Guest Speaker: “‘Sexuality’: The End of (a) Narrative”, Anne Berger (Paris VIII Vincennes Saint-Denis)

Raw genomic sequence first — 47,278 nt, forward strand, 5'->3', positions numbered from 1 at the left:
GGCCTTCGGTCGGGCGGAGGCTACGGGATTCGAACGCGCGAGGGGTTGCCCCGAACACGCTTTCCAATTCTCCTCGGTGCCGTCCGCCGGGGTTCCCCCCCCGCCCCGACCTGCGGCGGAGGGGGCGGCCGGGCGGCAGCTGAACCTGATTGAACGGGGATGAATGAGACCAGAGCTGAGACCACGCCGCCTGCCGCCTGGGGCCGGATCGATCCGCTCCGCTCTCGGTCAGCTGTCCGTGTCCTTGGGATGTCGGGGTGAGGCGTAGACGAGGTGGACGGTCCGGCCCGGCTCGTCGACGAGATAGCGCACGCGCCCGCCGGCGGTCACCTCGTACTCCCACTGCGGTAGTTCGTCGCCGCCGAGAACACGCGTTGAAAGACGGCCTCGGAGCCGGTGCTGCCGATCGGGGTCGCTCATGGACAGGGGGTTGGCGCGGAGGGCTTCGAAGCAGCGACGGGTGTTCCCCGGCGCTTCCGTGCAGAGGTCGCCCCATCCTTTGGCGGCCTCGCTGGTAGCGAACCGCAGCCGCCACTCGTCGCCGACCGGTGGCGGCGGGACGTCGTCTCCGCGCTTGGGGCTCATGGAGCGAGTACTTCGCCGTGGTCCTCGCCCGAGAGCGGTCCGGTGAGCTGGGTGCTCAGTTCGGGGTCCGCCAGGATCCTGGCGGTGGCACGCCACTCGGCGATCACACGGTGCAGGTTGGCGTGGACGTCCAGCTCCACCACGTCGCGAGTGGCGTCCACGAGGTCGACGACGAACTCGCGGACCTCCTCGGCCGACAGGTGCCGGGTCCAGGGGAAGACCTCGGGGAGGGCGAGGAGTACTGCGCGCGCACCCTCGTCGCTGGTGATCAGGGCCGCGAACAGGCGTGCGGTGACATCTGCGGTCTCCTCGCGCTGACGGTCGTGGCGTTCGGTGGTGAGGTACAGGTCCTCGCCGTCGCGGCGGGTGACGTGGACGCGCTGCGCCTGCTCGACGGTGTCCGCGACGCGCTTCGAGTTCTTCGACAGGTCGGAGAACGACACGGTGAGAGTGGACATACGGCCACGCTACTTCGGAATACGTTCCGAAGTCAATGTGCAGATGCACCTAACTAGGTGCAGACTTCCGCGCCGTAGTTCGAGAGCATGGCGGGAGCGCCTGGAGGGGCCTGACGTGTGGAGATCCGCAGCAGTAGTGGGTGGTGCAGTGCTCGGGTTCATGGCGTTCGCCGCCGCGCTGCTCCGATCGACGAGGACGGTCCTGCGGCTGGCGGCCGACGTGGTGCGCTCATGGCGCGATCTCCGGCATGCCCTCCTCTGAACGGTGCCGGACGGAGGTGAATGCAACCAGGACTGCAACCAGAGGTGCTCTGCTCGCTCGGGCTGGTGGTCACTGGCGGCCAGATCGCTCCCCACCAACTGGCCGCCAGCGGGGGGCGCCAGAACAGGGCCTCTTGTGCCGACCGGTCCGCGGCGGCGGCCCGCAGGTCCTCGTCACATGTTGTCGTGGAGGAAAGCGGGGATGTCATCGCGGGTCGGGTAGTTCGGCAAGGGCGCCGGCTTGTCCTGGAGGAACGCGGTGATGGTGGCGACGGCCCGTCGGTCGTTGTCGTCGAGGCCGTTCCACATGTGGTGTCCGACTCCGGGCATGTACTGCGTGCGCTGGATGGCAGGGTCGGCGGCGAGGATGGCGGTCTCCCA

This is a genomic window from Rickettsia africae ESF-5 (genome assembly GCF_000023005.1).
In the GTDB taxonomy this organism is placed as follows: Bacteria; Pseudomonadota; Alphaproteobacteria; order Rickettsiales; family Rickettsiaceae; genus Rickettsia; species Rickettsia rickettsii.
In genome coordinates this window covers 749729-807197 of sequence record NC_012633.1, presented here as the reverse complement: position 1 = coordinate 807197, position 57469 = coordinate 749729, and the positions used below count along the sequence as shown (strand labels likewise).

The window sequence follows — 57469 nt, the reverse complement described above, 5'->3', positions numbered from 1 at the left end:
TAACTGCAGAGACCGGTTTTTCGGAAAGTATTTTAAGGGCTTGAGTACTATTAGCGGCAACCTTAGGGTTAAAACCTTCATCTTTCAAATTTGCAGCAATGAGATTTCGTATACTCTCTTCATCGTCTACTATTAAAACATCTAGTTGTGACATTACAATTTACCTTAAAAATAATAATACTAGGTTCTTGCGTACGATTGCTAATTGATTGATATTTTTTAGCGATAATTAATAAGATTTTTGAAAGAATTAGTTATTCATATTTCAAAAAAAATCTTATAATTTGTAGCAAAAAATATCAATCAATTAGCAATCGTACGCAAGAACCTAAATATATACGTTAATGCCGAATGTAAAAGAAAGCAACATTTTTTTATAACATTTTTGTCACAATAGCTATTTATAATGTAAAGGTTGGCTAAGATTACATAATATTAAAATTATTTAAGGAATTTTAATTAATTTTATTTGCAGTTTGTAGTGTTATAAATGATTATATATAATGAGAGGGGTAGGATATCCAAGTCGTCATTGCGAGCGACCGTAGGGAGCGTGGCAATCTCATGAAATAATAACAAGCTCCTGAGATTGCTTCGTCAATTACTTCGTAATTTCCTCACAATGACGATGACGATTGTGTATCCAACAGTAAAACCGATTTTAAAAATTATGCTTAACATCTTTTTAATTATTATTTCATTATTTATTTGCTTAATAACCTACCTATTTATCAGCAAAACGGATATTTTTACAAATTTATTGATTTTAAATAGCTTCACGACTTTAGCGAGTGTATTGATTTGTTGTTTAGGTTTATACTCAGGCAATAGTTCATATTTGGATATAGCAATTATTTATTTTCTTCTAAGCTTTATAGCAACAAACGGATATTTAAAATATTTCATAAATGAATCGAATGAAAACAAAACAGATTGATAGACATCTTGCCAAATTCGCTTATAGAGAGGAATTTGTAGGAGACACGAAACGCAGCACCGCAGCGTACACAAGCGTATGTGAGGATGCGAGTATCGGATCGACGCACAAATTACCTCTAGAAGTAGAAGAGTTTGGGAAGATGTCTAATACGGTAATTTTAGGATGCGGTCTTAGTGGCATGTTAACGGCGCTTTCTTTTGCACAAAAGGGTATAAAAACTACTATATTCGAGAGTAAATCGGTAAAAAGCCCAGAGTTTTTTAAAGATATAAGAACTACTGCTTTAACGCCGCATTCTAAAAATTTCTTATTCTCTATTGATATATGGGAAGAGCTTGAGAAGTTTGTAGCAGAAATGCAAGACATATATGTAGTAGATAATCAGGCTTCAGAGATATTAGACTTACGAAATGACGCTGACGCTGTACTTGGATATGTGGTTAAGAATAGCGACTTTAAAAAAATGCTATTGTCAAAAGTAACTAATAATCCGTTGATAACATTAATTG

Freud famously stated that literature was the royal road to psychoanalysis. Following course, Lacan noted, in “The Signification of the Phallus”, that if one wanted to understand human sexuality and desire, better read Sophocle’s Oedipus, or Longus’s Daphnis and Chloë, than rely on biological inquiry and data . Even Foucault described his project to devise a “history of sexuality” as a manner of “transcribing” Diderot’s fable, Les Bijoux Indiscrets (see The History of Sexuality, vol.1, p.77 and sq) in the language of historical inquiry. In other words, fictional narration, for which dreams and phantasy could be said to provide a template, might be the best way to approach sexuality, such as it was, if not invented, at least “enlarged” (Freud’s expression) by psychoanalysis. Today, however, one witnesses an attempt to demote sexuality as a relevant epistemic and cultural paradigm, to question its centrality for any understanding of the psychic life of the subject, while contesting the heuristic relevance of certain modes of narrative fictionalization, hence also of literature, to account for it. While pondering over the stakes of this epistemological and cultural shift, I will focus on two such attempts to stop sexuality from telling tales in the name of various forms of contemporary materialisms : Catherine Malabou’s call to end the “reign” of sexuality in favor of “cerebrality” in The New Wounded. From Neurosis to Brain Damage (2d edition, 2017), and Geoffroy de Lagasnerie’s call, in the wake of Foucault, to depsychologize and “de-dramatize” human sexuality in favor of both a “physicalist” and strictly political appreciation of sex (see de Lagasnerie’s latest book, Mon corps, ce désir, cette loi, 2021).